This is an incredibly difficult book to recommend, because there are a lot of things to love/hate about it. Obviously it's long, and it's dense, and it was written in that pre-Civil War American English that makes people swoon/puke over Nathaniel Hawthorne. (Melville and Hawthorne were basically BFFs, btw.) Melville writes the longest, most complicated sentences ever, but hey, maybe that's your thing. Maybe you only enjoy sentences if they provide the perfect opportunity for a game of Subject-Predicate Look and Find. Maybe you're the kind of person who is enthralled by an entire chapter devoted to a severely outdated and/or entirely fictional zoological classification of whales, too. Maybe you even get amped up to read several pages describing the various kinds of rope onboard the Pequod, the ship upon which Captain Ahab pursues his massive marine nemesis, Moby-Dick. And it's entirely possible that you're a huge fan of quaint historical racism, barbaric wildlife butchery, violent scenes of seafaring mayhem, and endless allusions to the inky black waters that await us in death.
Ugh, because apparently I am. Kind of. It's complicated. I hate so many things about this book, but I'm really enjoying it at the same time. I'm not giving up. I fully plan on finishing this beast, because I genuinely think that Melville's prose—God help me for even thinking this—is so beautiful. Seriously, it's extremely poetic, and not in that way that contemporary novelists think they're being poetic when they write about cigarettes and streetlights and the sad reality of the mundane. Moby-Dick is 600+ pages of basically nothing but ocean, and it's so peaceful and terrible and awe-inspiring and violent and wondrous and mystical and phenomenal and majestic and calm and ebullient and—no, I'm gonna stop right there; no one should ever use the word "ebullient" unironically.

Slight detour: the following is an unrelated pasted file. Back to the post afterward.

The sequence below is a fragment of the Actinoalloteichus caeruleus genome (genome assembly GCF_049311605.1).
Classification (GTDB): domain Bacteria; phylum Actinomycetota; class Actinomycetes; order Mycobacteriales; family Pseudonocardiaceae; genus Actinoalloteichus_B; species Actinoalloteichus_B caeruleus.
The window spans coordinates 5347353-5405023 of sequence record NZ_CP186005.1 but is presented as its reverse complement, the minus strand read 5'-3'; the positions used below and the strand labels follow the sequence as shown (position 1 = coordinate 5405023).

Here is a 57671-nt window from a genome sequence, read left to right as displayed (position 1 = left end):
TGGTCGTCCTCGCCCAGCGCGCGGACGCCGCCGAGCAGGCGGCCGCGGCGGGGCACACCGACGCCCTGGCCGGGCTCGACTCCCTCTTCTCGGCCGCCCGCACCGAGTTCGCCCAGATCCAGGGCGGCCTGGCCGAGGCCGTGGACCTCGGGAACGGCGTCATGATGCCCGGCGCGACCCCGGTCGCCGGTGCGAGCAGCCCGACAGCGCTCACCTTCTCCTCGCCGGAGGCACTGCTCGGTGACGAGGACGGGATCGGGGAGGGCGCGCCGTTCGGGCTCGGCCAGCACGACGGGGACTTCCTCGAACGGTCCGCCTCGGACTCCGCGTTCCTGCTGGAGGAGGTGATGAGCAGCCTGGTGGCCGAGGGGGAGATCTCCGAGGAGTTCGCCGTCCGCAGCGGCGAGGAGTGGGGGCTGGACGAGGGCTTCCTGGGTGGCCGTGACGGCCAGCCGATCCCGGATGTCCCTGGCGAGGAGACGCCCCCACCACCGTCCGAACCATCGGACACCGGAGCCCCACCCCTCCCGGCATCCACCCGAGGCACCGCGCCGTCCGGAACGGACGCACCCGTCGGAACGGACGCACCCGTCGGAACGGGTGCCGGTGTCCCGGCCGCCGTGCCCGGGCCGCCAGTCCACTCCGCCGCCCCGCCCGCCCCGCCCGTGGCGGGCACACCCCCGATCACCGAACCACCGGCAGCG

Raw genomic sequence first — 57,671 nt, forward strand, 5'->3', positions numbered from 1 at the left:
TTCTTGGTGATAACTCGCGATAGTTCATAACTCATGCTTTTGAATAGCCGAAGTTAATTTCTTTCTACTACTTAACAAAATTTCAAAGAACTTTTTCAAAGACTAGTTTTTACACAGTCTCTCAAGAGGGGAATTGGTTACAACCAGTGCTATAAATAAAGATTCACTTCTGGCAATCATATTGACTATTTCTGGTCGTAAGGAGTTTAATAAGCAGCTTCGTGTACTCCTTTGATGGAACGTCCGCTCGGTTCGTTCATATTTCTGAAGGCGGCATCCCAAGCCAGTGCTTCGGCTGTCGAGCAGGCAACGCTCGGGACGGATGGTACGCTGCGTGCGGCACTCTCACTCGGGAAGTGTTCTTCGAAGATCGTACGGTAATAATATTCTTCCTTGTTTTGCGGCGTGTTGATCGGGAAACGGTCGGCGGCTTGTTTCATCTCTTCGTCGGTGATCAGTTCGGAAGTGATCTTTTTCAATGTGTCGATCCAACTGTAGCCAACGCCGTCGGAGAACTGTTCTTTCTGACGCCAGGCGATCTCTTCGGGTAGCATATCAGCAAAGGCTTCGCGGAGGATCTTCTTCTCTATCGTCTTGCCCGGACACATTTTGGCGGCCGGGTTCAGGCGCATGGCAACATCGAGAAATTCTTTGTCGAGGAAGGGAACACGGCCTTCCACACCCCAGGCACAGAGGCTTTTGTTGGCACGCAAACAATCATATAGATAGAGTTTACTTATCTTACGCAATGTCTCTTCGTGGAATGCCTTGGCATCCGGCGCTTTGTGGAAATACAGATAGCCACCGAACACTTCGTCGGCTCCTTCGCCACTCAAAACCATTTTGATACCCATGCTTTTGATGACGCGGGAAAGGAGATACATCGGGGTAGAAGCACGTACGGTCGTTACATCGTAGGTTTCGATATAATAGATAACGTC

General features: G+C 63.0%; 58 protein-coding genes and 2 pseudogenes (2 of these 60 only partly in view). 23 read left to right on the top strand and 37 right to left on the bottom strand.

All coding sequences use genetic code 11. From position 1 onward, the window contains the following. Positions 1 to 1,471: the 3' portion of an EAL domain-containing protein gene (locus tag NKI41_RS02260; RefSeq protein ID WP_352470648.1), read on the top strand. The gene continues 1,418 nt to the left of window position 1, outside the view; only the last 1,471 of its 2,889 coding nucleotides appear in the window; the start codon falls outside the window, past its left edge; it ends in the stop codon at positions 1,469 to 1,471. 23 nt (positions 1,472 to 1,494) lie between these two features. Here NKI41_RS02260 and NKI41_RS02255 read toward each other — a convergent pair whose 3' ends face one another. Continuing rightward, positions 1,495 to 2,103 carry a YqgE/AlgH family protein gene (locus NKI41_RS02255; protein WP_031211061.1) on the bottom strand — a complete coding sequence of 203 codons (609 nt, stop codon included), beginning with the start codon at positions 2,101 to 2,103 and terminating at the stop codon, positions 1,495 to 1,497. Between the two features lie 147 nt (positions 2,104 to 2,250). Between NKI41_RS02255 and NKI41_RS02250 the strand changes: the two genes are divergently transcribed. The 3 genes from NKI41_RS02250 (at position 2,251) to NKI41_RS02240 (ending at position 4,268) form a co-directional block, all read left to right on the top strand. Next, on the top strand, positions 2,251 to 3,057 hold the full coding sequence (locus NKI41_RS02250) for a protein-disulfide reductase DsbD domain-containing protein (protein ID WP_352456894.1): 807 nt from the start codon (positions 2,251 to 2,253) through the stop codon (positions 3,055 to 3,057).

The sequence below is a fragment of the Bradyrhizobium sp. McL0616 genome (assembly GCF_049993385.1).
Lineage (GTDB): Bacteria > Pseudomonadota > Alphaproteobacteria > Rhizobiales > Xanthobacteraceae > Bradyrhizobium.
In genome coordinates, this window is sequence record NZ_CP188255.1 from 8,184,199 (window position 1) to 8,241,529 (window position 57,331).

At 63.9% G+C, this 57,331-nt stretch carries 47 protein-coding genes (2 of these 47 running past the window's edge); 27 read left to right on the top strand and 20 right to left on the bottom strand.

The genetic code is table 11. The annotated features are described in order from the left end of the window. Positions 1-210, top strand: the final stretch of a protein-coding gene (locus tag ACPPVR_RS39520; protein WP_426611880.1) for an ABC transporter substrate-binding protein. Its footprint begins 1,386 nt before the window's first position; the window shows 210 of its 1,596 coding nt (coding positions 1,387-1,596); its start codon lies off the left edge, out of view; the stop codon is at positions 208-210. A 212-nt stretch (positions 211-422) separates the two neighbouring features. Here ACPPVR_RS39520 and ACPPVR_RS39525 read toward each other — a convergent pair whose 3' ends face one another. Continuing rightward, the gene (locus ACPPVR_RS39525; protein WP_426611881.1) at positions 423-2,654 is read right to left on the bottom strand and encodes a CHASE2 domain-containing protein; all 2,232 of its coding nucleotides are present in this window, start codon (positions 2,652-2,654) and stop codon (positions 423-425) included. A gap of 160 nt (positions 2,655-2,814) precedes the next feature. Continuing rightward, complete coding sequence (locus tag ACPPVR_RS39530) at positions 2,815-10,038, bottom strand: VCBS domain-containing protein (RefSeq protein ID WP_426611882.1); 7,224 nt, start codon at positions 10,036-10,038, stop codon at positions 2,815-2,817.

Reading this book has almost nothing to do with the book itself. I can't in good conscience recommend this to anyone who I simply think might enjoy it, because a) it's too long for me to punish someone with in that way, and b) I honestly don't even know who that person would be. I can't think of anyone whom I could look at and think, "Oh yeah, she would DEFINITELY love Moby-Dick. Absolutely." Maybe if I knew a longshoreman, or like a retired pirate or something, I could recommend this book to that person.
No, reading Moby-Dick is all about having read Moby-Dick. There are people out there who love this damn thing, people who have graduate degrees in these 600 pages. I think that's insane, but we live in an insane world. If you want to be someone who actively contributes to the American literary conversation, a conversation dictated primarily by those kinds of people, then you have to read this book. That's just kind of how it is. (Let's work on changing that sometime soon hopefully.)
Luckily, if you're not in it for the achievement, if you only read what you like when you like and the great critics and conversationalists can suck it, then you are completely off the hook, so to speak (whale-hunting humor, FTW). Do yourself a favor and avoid this book like a tropical storm. Board up your windows; don't let the great watery beast in. The rest of us must sink or swim on our own. Pray that God delivers us Jonah-esque from the jaws of the Leviathan.